What are 21st Century Skills and why are they important?
21st Century skills have been nicknamed ‘soft skills’, secondary to the more important of traditional favoured and hard-core subjects like Math, English, Science and others. Why? The skills that I speak of are skills like collaboration, grit, time management, creativity, communication, confidence, ethics, self-regulation and critical thinking. These skills are the skills that have been identified as valuable skills for the workplaces of tomorrow. These skills can also be described as ‘personality characteristics’ by some, but are they? What if we were able to implicitly teach children these essential skills by designing a curriculum that provided learning experiences that developed these?
While some early childhood academics write about the importance of 21st Century skills to ‘prepare’ children for the children, I note their significance and position them differently. I see 21st Century skills as skills for now and for the future. I do not see a child’s life as preparation for the future. Instead, my image of the child is that the child is a participating citizen with rights today, tomorrow and into the future.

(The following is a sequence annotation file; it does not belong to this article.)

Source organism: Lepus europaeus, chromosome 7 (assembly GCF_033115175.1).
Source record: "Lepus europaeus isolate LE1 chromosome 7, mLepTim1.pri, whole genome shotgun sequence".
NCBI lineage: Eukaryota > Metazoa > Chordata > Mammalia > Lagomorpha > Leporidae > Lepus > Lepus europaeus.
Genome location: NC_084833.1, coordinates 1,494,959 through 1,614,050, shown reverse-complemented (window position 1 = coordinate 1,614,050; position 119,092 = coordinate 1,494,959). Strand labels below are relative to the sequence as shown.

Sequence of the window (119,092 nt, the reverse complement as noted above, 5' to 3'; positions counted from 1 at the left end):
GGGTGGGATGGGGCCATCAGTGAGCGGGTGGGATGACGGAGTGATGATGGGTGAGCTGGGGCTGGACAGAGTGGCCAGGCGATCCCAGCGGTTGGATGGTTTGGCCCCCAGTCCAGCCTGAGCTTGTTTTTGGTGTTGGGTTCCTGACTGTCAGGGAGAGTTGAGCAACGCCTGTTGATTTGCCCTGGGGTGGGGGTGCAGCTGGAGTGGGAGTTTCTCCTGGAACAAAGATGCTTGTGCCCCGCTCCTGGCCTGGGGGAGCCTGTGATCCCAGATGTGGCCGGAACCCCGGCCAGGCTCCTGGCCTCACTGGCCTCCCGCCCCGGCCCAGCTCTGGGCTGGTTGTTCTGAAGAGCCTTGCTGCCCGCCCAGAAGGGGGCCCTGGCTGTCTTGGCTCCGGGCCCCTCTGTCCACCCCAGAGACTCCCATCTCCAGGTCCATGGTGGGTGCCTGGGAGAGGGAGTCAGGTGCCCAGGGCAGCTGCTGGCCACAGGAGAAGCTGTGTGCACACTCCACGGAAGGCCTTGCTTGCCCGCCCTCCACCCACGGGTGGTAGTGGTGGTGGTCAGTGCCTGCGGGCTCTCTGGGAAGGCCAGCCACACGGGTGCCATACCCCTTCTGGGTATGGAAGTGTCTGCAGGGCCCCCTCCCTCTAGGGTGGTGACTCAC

Critical reflection is essential in early childhood education, and educators should think about the many contexts that they can provide for children to learn essential 21st-century skills. One context for learning that is utilised in Reggio Emilia is projects.
Projects have their own meaning in Reggio Emilia, but essentially, they are in-depth investigations with small groups where curiosities are explored, and children’s ideas and theories are listened to and challenged.
Using projects as a context for learning in early childhood, educators can introduce complexity in experiences and plan for children to explore viewpoints, reason, question, investigate, observe, compare and connect, make hypotheses, problem solve, analyse, classify and describe.
What kind of learning contexts do you create for children’s learning of 21stCentury skills?